Place remaining cocoa on a shallow plate and roll each ball into the powder. (I skipped this step because I was tired and there's a hurricane coming).


Preparing for Impact

This Hurricane Sandy thing has me doing laps around the house.

This loss of control thing makes me uncomfortable. So I notice that. And I think, what can I learn from this?

What do I do to prepare for the impact of a storm like this?

What do I do to prepare for the impact of anything in my life---is it different?

What do you do?

From everything I've learned the past few years about fear, bracing against it--steeling yourself from a place of ego, doesn't lessen the impact. It doesn't make it hurt less. It doesn't reduce the damage--in fact, in many instances, it can increase it. My favorite spiritual teacher, Pema Chodron, shares this beautiful story where she talks about our many attempts to avoid pain by putting up walls. The more walls we put up, the more frightened we feel if they don't seem to be working--or if we feel like they won't. Instead of being present with the fear, pain, vulnerability, anxiety, powerlessness--we try to construct emotional and often physical walls to protect us. Instead of bringing us closer to healing and peace, they just isolate us even more because there we are, hidden behind something that doesn't make us feel more protected and calm. In many ways, in our attempts to be safer behind these walls, (defense mechanisms, boundaries, and habits) we end up creating the exact experience we didn't want: we become the target for the arrow.

Here were some things I saw myself and/or other people doing in anticipation of this impending storm and the comparisons I made to what we do in other situations where we feel scared, threatened or out of control.

Hoarding food
Making jokes to lighten the situation
Taking things personally
Making excuses
Worrying (out loud and to self)
Lashing out/reacting
Eating when not hungry
Running away
Speeding up
Working faster/harder/more
Being in constant motion

this is my short list.

Here's a perfect example:

I had some chicken in the freezer that I bought on sale. I thought, hey, I better take that chicken out and cook it before the power goes out. I tried microwaving it while I was rushing around doing a few other things. I got impatient. I said, "I don't know how long this should take, it looks fine." Threw it in the oven. Fire alarm sounds. I check the chicken. Not cooked. I put it back in and turn up the temperature. "What temperature do I bake chicken at?" I have no idea. I check the updates about Hurricane Sandy's location. Text a few friends in NY/NJ. Smoke alarm sounds again.

are you feeling anxious? If you are, you get it. That's the energy I had when I was doing this.

See how my attempt to "prepare" wasn't making me feel any more relaxed, calm and prepared?

The chicken---we won't even go there.

I don't cook meat well because I took too many years away from it when I was a vegetarian. It stresses me out to prepare it so I am sticking to cooking some vegetables. That I know how to do. It's in my comfort zone.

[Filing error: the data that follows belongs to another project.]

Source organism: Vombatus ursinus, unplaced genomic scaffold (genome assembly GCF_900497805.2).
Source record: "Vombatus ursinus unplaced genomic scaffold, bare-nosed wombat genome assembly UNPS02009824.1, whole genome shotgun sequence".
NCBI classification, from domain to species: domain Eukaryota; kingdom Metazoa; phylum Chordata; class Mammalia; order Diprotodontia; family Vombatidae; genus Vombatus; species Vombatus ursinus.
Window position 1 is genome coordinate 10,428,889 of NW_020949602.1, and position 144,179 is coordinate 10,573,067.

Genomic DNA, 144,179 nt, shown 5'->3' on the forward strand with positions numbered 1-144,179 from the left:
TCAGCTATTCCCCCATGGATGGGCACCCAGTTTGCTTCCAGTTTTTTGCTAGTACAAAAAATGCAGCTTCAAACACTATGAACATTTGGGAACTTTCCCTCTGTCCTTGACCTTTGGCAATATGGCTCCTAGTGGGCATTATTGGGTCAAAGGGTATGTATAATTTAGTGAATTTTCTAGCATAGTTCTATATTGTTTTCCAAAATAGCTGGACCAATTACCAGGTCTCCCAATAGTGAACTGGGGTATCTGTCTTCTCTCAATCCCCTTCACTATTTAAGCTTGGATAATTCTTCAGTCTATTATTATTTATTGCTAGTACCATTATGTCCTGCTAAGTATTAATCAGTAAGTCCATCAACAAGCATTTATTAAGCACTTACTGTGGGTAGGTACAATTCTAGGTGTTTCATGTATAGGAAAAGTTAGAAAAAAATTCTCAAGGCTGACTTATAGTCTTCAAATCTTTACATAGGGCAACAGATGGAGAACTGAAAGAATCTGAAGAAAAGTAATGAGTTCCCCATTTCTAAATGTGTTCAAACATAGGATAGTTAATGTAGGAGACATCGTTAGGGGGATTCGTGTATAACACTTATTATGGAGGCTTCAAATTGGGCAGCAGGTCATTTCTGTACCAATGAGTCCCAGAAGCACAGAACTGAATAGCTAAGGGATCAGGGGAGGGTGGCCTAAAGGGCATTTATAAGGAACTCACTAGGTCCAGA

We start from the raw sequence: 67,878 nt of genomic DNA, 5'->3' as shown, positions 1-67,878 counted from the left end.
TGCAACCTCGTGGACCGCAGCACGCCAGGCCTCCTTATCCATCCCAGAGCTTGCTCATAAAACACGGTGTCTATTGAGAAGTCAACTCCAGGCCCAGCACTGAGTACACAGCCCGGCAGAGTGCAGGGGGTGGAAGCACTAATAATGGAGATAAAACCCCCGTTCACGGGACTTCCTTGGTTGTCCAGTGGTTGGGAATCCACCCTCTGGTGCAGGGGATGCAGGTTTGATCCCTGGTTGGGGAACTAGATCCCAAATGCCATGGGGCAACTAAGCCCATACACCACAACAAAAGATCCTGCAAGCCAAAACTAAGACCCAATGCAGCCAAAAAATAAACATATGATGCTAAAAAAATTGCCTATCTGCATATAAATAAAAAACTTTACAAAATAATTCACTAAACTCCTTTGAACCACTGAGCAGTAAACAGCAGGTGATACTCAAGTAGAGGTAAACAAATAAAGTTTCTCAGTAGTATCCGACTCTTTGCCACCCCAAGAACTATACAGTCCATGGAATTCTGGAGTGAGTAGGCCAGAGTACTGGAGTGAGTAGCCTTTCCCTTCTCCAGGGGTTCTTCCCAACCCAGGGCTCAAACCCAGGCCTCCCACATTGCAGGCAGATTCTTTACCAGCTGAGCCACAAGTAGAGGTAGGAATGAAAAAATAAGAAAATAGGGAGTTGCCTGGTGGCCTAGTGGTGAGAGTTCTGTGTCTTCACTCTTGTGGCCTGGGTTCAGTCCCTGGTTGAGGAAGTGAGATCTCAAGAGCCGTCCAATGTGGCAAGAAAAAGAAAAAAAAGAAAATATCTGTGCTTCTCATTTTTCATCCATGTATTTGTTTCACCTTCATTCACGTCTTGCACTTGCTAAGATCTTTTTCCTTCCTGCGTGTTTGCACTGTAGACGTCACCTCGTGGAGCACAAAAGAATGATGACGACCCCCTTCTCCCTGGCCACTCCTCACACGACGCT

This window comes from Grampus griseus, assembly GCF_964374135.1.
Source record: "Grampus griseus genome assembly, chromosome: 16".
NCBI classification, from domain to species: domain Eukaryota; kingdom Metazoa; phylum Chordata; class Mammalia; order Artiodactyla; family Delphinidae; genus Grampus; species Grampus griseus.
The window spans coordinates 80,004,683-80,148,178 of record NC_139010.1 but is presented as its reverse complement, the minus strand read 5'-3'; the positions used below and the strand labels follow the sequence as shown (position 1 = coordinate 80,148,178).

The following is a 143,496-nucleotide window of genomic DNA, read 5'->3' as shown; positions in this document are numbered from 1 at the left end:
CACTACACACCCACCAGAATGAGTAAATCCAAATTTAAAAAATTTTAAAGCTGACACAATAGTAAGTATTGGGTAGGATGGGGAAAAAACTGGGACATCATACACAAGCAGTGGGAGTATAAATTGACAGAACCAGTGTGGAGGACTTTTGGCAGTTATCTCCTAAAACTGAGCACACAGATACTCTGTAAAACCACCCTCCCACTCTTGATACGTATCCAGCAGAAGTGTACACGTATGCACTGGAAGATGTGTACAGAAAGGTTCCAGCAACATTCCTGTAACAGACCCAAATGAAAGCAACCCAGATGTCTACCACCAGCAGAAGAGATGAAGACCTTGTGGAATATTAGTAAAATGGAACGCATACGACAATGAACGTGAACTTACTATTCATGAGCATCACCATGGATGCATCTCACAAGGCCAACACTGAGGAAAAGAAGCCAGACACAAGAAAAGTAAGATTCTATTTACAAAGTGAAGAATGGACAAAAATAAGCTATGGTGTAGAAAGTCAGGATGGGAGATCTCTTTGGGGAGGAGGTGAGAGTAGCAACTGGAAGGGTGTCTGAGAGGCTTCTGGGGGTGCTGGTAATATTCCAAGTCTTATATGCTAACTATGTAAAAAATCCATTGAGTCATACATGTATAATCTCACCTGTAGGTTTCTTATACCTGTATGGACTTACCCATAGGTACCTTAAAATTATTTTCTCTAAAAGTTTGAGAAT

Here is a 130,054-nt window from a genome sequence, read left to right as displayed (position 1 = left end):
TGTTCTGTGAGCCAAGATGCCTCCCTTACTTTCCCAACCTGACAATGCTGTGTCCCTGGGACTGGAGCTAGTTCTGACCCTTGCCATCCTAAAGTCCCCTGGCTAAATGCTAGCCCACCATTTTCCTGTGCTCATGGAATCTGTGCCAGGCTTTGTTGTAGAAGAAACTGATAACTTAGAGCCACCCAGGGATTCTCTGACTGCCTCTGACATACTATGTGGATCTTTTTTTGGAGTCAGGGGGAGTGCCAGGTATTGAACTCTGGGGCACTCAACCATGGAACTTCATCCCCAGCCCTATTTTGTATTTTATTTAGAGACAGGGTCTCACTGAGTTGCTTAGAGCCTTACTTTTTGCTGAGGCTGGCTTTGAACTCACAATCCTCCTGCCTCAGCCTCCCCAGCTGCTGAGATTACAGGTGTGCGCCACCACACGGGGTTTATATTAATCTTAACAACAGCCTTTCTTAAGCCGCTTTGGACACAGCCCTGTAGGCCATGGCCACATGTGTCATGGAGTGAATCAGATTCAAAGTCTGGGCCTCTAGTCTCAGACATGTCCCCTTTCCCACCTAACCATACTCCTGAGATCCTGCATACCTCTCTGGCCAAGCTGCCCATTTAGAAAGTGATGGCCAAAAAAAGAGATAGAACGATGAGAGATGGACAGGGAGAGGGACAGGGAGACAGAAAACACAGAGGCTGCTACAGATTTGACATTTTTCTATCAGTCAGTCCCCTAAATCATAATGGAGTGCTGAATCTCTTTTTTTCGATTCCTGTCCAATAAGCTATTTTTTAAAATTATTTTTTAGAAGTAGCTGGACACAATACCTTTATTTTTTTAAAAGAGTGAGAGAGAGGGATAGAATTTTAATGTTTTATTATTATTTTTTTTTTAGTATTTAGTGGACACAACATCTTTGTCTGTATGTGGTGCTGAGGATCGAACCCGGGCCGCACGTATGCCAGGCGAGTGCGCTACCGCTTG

Boil up some sweet potatoes and onions in some water and chicken broth, add some kale, spices and call it "Hurricane Sandy Stew".

And now I'm going to go meditate. I'll prepare for the impact by not doing one more damn thing to prepare for it.

October 26, 2012

The Skin Experiment

Look at that glowing, clear skin. Not one issue. But a week later, that was not the case.


It's something we all know. Some more than others. Puberty messed with most of us as teens, but for some, it lingers on into adulthood and can be a real, true bummer.

What causes it? We know the basic science behind oil production, the pores of our skin, etc., etc. 
But REALLY. What causes it? What makes it worse for some and not others? Is it genetic? Something we are predisposed to? Once it's here, does it stay forever?

Is there anything we can do on a daily basis to reduce the inflammation and the emotional and physical pain that often comes with it? 

I know this from personal experience because, while my skin wasn't too bad when I was a teenager, when I was 26, my skin broke out. Not like a little. A LOT. It was really bad, and it really messed with my self-esteem and self-confidence. At the time, someone in my life was attending the Professional Training Program at the Institute for Integrative Nutrition. She met with me a couple of times and asked me some questions about my nutrition. I balked. "Please!" I said. "I'm a vegetarian."

You know what that meant? It meant I ate no meat and a ton of sugar and starchy foods. Yup! And canned Indian food (they make that). Eating no meat meant I didn't have a ton of energy (apparently my body likes and needs animal protein) so I pulled sugary foods into my body to make up for it.

There was also that self-love thing. That also made me eat a ton of sugar. I was grieving a break-up and just generally was learning how to love myself. I felt sad and lonely a lot, and sugar releases certain chemicals in the brain when you eat it. Dopamine is a "feel-good" neurotransmitter and, for a short while, can erase feelings of sadness and loneliness. It doesn't last, but the effects of excessive weight gain, skin issues and lethargy do.